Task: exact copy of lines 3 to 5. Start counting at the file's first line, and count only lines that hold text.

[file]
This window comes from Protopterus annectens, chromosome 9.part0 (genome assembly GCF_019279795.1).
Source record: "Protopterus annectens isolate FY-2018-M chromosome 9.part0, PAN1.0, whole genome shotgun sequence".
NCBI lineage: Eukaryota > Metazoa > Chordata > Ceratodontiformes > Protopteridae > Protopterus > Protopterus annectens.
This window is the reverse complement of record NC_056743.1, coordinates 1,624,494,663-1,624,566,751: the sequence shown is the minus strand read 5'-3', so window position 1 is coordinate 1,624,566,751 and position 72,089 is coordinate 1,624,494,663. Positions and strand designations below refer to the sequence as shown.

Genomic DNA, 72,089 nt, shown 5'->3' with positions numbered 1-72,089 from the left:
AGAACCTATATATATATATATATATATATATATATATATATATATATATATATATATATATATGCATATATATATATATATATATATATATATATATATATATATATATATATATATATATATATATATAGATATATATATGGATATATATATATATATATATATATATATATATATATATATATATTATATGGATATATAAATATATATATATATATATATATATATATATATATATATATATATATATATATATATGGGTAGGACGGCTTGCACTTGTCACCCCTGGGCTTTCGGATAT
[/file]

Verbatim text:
NCBI lineage: Eukaryota > Metazoa > Chordata > Ceratodontiformes > Protopteridae > Protopterus > Protopterus annectens.
This window is the reverse complement of record NC_056743.1, coordinates 1,624,494,663-1,624,566,751: the sequence shown is the minus strand read 5'-3', so window position 1 is coordinate 1,624,566,751 and position 72,089 is coordinate 1,624,494,663. Positions and strand designations below refer to the sequence as shown.

Genomic DNA, 72,089 nt, shown 5'->3' with positions numbered 1-72,089 from the left: